- The odd part about all of this is that Siemens win either way.
- Siemens is delaying the inevitable, even though it knows it is being used as a pawn by the French governments.
- By fighting, Siemens saves face with its own shareholders and weakens GE's financial position by doing so.
- For GE, which wants Alstom to further its goal of returning more toward its industrial operation, it's the cost of doing business.
The New York Times is reporting this morning General Electric (NYSE:GE) CEO Jeff Immelt and executives from German rival Siemens (SI) arrived in France to meet before the Economic Affairs Committee in the lower house of the French Parliament. Both companies are seeking to win legislator approval for their competing bids.
It's been over a month since industrial conglomerate General Electric made its initial $13.5 billion bid for the energy business of struggling French company Alstom (OTCPK:ALSMY). Several weeks later, due to resistance by the French government, GE upped its proposal by $4 billion and promised to not cut French jobs upon the completion of the deal. But this wasn't enough.
German rival Siemens then entered the discussion. Wanting Alstom's power businesses for itself, Siemens proposed an asset swap. In return, Siemens is offering Alstom its high-speed train and locomotive units. And to "sweeten the deal," Siemens said it is ready to offer a "significant" amount of cash to Alstom shareholders.
In the process, the French government has been playing both sides. This is even though France's Economy Minister, Arnaud Montebourg, has been in favor of the Siemens offer after saying Siemens' interest would create "two European and world champions in the fields of energy and transport." But Mounteborg, who is known for "preserving" French assets, also has an interest in strengthening Alstom to become more viable in the area of transits.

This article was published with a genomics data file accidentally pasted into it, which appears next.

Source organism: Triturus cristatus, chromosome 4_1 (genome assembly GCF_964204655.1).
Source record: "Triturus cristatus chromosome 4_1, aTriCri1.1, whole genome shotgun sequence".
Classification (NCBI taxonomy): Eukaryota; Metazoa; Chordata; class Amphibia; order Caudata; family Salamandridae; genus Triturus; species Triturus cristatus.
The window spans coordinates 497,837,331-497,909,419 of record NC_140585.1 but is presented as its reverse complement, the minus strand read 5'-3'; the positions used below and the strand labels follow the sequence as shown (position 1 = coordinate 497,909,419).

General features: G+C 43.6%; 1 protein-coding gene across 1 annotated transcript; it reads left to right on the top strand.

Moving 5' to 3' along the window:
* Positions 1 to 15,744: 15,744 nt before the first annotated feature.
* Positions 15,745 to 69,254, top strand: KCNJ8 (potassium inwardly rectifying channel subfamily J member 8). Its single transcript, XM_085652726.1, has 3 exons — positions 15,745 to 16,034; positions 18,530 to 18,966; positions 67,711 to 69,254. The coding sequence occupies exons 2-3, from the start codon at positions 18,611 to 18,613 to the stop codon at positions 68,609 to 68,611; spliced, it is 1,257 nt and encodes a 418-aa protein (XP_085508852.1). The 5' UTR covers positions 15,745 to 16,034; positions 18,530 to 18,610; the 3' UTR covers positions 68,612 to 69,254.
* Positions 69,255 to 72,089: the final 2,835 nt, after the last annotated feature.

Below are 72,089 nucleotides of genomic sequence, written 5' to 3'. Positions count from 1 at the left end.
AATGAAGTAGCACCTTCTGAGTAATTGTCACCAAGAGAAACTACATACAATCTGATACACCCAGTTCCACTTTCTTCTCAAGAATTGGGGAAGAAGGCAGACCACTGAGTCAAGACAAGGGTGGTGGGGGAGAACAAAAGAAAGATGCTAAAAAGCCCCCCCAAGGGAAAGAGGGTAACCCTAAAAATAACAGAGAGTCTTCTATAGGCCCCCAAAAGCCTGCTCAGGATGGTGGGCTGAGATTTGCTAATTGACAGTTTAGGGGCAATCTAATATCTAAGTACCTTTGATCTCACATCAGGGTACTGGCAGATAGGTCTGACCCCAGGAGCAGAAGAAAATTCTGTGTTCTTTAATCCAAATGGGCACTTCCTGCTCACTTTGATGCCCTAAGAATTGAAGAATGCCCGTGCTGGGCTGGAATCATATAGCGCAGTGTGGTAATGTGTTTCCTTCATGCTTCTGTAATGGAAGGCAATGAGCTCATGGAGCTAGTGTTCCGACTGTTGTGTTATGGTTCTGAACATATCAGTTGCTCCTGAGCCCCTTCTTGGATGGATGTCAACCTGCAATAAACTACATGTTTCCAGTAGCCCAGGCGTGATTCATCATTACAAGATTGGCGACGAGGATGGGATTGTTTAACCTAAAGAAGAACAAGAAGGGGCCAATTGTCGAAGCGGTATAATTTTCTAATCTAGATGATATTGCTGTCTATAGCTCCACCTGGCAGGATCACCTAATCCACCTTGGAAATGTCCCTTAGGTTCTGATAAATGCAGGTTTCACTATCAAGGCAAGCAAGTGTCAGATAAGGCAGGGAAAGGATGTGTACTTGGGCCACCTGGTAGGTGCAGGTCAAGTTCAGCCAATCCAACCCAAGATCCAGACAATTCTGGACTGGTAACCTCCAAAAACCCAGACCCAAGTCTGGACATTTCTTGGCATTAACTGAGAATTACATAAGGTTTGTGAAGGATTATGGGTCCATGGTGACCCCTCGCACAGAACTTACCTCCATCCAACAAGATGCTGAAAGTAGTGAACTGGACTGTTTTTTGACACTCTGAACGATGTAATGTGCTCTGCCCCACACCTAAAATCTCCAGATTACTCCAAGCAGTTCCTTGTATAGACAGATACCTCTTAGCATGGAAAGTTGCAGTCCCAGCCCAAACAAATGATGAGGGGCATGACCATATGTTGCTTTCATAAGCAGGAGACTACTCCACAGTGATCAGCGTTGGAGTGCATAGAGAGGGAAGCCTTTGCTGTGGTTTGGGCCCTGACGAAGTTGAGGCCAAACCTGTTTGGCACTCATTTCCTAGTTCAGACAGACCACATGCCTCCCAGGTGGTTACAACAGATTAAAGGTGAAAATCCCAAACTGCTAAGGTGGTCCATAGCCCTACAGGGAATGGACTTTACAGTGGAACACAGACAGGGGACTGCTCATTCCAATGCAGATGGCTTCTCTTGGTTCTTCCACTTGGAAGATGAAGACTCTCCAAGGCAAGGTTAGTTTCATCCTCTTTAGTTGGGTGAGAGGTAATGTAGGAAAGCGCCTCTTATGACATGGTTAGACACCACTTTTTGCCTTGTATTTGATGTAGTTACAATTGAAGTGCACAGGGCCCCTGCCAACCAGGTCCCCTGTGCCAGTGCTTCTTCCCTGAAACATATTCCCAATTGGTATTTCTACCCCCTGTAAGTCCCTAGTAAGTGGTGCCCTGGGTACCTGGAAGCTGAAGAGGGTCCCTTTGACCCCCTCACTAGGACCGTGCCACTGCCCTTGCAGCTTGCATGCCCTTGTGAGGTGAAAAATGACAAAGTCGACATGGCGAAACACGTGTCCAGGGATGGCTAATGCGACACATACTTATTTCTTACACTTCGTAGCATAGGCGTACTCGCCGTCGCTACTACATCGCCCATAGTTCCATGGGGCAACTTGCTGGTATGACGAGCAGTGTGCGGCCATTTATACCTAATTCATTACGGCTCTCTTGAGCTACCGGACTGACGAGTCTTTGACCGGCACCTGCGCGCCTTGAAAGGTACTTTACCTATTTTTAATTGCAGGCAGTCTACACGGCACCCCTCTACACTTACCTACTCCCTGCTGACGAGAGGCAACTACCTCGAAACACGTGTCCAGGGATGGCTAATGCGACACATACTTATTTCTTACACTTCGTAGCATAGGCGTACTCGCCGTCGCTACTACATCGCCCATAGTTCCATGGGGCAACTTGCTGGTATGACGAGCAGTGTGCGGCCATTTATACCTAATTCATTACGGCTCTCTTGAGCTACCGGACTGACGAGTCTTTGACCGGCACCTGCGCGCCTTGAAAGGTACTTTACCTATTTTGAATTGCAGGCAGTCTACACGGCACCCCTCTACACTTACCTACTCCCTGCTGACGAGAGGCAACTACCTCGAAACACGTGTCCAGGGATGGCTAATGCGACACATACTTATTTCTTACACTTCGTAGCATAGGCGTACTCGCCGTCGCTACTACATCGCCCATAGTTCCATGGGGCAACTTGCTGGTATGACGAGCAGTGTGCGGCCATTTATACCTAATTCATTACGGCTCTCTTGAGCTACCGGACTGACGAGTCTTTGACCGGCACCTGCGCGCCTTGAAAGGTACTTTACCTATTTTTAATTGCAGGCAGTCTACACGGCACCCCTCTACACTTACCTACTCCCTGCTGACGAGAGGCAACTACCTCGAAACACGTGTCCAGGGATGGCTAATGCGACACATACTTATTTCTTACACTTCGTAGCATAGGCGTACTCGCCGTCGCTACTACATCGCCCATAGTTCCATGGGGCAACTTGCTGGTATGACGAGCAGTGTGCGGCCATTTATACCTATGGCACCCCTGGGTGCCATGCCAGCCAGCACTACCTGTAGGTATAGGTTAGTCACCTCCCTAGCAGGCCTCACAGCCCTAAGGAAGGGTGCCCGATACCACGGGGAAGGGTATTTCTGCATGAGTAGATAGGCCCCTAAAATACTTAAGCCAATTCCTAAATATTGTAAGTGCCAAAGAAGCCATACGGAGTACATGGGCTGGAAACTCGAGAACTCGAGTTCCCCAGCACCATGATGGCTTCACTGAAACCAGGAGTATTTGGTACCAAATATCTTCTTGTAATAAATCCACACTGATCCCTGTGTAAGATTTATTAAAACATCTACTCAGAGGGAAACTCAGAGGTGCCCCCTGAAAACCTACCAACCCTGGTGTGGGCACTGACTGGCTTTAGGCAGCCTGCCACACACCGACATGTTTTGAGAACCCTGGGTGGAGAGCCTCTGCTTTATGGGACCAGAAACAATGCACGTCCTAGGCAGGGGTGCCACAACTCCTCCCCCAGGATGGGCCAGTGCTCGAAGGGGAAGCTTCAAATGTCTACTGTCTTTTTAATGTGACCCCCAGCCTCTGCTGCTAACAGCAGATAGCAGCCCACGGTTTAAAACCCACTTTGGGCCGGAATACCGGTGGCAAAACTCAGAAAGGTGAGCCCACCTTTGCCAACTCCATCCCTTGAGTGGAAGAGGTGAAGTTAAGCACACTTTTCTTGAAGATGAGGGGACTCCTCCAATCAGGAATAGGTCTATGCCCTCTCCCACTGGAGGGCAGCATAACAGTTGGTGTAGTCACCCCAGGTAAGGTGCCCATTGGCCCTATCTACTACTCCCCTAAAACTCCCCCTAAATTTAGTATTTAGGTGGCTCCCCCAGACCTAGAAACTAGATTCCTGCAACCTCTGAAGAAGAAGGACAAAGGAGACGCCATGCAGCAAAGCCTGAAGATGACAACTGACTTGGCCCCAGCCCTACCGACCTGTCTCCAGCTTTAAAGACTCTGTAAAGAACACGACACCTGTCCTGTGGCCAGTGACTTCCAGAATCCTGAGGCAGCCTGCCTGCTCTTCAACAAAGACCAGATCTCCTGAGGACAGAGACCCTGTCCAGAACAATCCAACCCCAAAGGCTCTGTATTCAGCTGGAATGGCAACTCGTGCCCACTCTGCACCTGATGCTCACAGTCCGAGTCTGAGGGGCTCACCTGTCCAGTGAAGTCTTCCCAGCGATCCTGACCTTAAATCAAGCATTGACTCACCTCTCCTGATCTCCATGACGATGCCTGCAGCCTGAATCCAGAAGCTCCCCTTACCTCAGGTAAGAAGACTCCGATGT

Fast-forward two week later, Alstom's board formally accepted GE's bid. But Montebourg resounded by saying he is prepared to block any deal he "considered unsuitable" in terms of the long-term interests of the French company, its employees and the economy. But are we talking about the same company?
The way I see it; before General Electric expressed any interest in Alstom, very few non-French speaking people even knew that Alstom existed. And now the French governments is pretending that Alstom is the best thing since sliced bread. Alstom was on the verge of collapse a decade ago. Everyone is suddenly interested in "preserving its value."
Note, French billionaire Martin Bouygues owns a 29% stake in Alstom. Bouygues was forced to absorb a $1.9 billion write-down on Alstom due to a 37% drop in its shares over the past year. Due to the economic slowdown in Europe, Alstom, which specializes in high-speed TGV trains, has lowered its profit guidance, which led to debt-rating downgrade by Moody's. Several weeks ago, Alstom's CEO pleaded with the French government to unblock this deal, saying the company's long-term health depends on it.
The French government responded last week by giving itself the power to block foreign corporate takeovers in "strategic" sectors. So I remain skeptical by what the GE hopes to achieve this week with its meeting in France. Wednesday, President François Hollande will meet for a second time with Immelt to "give him another chance" to soothe French worries about the company's bid. But Immelt has done nothing but concede to every French demand since discussions began.
Last week in a conference with investors, Immelt said, "We wouldn't have started if we didn't think we could finish." He added that, "It's a deal that's executable. It's a deal we're experienced in." I've said this before, Immelt deserves more time to get this deal done. And I believe it, despite these headwinds, it will get done. But I don't believe Alstom deserves a penny more, which is what this week's meeting in France is about.
The odd part about all of this is that Siemens win either way. Siemens is delaying the inevitable, even though it knows it is being used as a pawn by the French governments. By fighting, Siemens saves face with its own shareholders and weakens GE's financial position by doing so. For GE, which wants Alstom to further its goal of returning more toward its industrial operation, it's the cost of doing business.
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